I thought I'd run through my experiences so far – please bear in mind that I've got pudgy fingers and can't touch type on a smartphone. I could always attach my Bluetooth keyboard. I'm pondering attaching a display to it too, so I could use it as a portable PC. But then I'd need a mouse as well. It's not beyond the bounds of the impossible. And I will give it a try.
To me - and I suspect to many others - the really outstanding feature of this smartphone is the Leica camera technology. As a friend on Facebook said to me: “Mike, you really leica it?” I do. And there are extra software features built into Huawei's version of Android that are definitely worth the candle.
It is all about the Leica and AI
At the glitzy launch of the Mate 20 series last week, the journalists and the rest of the 2,000 or so attendees were treated to many demonstrations of the power of the Leica camera. I noticed, wandering around the vast theatre that the front rows were reserved for many representatives from Leica. There's obviously a great deal of collaboration between the two companies and I expect building that Leica tech into this smartphone does increase the bill of materials significantly.
The presentation spent several minutes exposing us to the “identify” feature built into the telephone. I've tried this over the last few days and it doesn't necessarily live up to the hype. I pointed this to the Macbook Air I'm typing this on – hey I'm no fanboi but like to travel light – and then to the HP PC desktop I always use.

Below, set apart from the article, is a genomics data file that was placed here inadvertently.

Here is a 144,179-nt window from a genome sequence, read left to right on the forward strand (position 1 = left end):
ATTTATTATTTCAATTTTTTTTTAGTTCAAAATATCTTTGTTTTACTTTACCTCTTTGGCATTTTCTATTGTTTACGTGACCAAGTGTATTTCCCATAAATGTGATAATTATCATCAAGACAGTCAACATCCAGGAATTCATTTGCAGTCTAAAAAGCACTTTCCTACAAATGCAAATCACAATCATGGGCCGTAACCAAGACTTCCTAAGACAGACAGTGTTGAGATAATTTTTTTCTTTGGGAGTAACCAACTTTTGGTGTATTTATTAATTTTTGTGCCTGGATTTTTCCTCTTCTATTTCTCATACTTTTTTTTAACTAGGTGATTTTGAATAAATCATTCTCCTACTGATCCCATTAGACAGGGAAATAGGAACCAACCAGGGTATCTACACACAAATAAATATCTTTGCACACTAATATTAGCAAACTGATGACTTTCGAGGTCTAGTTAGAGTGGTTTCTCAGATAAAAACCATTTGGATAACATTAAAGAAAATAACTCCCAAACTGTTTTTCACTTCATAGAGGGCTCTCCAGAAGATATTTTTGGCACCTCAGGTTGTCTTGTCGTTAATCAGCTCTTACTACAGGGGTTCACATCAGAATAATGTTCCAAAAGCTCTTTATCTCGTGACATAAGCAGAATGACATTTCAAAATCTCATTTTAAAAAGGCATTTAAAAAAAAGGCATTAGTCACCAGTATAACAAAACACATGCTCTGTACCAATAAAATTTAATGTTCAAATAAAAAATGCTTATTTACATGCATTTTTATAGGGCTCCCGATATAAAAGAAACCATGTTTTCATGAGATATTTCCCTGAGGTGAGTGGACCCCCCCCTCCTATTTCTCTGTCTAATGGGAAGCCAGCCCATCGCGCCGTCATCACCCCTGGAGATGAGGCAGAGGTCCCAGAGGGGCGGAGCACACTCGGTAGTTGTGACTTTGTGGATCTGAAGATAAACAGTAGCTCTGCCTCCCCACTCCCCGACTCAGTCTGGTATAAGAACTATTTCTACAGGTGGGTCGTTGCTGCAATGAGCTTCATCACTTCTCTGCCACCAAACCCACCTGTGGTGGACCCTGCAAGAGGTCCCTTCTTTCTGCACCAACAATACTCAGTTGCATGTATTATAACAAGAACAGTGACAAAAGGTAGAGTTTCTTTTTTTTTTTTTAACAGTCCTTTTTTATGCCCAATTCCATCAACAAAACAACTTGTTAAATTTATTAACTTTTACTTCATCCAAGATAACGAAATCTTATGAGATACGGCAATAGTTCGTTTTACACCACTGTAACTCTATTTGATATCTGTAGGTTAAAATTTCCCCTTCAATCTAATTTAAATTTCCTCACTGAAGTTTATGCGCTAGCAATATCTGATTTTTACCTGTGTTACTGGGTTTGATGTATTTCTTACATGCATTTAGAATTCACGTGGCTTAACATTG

Identify described both machines as Asus PCs. Downstairs, I tried it in the kitchen and the garden. It successfully described a plant in the kitchen as greenery but misidentified the kettle as a cup. It also didn't seem quite sure what a Turkish carpet was. But, then, no one can identify one of those with entire precision.
Huawei majors on the artificial intelligence features built into this device – and as we said before in a previous article, its chief software developer said AI at Huawei is being built into all of its systems. And Huawei has quite a presence in the enterprise. AI learns as it goes along. Store enough photographs of kettles and they won't be described as cups. Store enough photos of greenery and AI will be able soon enough to describe the actual plant.
It has a feature that auto-recognises smiles. I find this a bit scary really. Sometimes when people smile at you, they smile at your with their mouths and not their eyes. It needs intelligence to recognise the difference.
I've really nothing but that to complain about the camera features so far.
Impressive build quality that makes you want to buy a cover
Heh, I'm an old-timer and used to be able to cobble together a desktop PC easily enough. Sure, it never ever had close to the build quality of a Compaq. I never ever attempted to build my own laptop, naturally enough. But the quality of this smartphone build astonishes me. The display is quite wonderful and the glass extends onto the curved edge. Huawei claims that the glass build makes it easier to grip, so making it less easy to drop. I've used smartphones for quite some years now, and for the first time I'm more than tempted to buy a cover for this phone.